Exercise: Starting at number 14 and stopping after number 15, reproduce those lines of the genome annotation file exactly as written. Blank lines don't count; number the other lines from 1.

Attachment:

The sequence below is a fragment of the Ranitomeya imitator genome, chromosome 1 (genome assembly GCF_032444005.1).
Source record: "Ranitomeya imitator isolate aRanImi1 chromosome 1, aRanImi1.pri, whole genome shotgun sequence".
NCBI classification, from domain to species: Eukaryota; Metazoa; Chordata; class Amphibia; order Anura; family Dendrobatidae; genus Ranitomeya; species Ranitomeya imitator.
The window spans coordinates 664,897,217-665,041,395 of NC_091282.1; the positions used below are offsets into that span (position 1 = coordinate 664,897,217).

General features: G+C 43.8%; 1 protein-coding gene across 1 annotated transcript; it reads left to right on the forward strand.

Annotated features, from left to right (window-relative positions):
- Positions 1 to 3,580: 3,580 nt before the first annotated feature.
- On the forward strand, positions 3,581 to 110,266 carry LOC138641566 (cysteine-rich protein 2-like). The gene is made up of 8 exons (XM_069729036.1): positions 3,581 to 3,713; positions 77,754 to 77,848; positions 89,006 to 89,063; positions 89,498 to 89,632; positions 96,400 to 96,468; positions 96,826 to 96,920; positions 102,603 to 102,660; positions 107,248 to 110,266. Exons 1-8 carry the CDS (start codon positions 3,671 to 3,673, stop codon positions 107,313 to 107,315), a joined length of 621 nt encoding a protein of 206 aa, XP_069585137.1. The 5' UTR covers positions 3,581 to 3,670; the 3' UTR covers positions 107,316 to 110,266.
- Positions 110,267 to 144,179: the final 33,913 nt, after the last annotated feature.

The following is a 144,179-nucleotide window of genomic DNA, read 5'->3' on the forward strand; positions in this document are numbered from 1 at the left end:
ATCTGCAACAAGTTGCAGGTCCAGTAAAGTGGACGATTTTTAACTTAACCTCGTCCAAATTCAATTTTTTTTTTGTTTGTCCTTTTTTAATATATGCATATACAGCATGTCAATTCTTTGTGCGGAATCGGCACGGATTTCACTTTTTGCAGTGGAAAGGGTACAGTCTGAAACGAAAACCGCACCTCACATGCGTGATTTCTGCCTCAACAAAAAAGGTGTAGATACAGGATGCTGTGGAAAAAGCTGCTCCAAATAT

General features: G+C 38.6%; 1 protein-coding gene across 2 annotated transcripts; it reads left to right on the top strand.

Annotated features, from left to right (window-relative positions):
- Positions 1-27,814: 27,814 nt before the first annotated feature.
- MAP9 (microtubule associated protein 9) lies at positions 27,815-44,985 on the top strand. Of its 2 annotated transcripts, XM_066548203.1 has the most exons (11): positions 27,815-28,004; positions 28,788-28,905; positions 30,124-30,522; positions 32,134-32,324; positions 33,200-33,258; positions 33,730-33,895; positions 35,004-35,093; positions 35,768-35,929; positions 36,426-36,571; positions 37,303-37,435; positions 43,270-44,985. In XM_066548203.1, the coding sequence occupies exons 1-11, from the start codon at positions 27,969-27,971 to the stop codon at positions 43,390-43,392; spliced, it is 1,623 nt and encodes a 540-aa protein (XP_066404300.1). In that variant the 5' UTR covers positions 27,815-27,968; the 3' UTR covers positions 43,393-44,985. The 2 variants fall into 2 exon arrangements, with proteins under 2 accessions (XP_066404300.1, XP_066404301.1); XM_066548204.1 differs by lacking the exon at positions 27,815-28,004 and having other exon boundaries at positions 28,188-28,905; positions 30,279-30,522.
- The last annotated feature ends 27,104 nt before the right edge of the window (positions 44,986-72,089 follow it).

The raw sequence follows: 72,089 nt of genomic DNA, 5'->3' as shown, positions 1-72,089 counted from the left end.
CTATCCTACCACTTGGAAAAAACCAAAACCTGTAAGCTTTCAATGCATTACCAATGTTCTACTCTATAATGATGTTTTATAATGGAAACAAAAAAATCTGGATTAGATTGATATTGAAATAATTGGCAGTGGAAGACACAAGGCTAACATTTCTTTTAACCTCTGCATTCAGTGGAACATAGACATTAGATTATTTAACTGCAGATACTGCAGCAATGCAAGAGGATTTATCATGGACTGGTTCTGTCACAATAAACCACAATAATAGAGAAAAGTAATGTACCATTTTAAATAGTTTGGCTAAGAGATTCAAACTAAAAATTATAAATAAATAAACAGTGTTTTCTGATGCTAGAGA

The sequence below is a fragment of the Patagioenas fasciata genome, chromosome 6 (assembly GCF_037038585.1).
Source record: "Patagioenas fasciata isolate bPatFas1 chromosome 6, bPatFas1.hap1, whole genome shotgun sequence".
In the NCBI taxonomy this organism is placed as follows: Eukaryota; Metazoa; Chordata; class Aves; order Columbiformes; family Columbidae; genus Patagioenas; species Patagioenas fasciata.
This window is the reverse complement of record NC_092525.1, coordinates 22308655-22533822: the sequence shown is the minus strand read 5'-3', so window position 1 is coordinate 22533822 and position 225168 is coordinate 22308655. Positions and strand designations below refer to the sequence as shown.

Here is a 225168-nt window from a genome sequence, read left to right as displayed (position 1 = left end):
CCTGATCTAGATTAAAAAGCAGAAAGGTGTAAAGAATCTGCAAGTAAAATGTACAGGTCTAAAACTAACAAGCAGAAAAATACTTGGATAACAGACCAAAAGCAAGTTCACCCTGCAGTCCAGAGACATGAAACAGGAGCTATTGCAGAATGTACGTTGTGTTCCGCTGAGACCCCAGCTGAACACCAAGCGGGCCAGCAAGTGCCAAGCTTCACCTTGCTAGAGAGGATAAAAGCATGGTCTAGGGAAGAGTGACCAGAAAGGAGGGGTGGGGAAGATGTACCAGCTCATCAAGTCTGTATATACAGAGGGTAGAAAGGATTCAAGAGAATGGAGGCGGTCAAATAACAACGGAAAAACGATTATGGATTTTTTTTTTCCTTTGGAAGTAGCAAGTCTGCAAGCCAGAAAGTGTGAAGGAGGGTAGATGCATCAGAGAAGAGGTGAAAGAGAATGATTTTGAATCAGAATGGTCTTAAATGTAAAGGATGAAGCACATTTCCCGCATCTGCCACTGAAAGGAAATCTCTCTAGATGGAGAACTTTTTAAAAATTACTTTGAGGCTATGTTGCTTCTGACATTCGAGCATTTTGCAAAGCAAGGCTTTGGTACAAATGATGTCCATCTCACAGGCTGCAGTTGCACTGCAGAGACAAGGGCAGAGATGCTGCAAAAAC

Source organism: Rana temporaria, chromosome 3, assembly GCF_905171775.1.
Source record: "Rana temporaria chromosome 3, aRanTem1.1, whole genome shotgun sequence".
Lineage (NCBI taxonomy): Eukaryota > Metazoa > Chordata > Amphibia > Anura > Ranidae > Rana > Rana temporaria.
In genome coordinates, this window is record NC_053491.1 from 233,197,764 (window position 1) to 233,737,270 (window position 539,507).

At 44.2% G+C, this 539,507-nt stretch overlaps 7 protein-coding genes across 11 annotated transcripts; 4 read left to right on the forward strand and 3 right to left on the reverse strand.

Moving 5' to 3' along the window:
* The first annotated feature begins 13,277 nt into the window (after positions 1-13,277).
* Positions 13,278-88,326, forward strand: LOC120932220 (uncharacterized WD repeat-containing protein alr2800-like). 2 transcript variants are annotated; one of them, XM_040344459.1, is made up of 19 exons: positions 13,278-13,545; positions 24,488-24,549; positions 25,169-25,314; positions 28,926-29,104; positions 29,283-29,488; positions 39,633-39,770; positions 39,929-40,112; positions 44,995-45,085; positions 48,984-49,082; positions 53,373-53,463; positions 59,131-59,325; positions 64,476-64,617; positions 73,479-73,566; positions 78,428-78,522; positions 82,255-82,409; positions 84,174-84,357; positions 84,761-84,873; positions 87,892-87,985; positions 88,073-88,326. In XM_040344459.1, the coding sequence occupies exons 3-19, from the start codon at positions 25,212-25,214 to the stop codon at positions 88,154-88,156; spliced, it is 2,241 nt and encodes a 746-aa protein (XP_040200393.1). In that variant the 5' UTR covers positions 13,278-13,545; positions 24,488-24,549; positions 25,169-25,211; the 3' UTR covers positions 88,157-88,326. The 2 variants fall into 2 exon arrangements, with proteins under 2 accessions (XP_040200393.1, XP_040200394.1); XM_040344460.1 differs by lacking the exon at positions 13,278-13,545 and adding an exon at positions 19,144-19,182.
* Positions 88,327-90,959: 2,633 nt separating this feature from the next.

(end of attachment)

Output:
- Positions 1-27,814: 27,814 nt before the first annotated feature.
- MAP9 (microtubule associated protein 9) lies at positions 27,815-44,985 on the top strand. Of its 2 annotated transcripts, XM_066548203.1 has the most exons (11): positions 27,815-28,004; positions 28,788-28,905; positions 30,124-30,522; positions 32,134-32,324; positions 33,200-33,258; positions 33,730-33,895; positions 35,004-35,093; positions 35,768-35,929; positions 36,426-36,571; positions 37,303-37,435; positions 43,270-44,985. In XM_066548203.1, the coding sequence occupies exons 1-11, from the start codon at positions 27,969-27,971 to the stop codon at positions 43,390-43,392; spliced, it is 1,623 nt and encodes a 540-aa protein (XP_066404300.1). In that variant the 5' UTR covers positions 27,815-27,968; the 3' UTR covers positions 43,393-44,985. The 2 variants fall into 2 exon arrangements, with proteins under 2 accessions (XP_066404300.1, XP_066404301.1); XM_066548204.1 differs by lacking the exon at positions 27,815-28,004 and having other exon boundaries at positions 28,188-28,905; positions 30,279-30,522.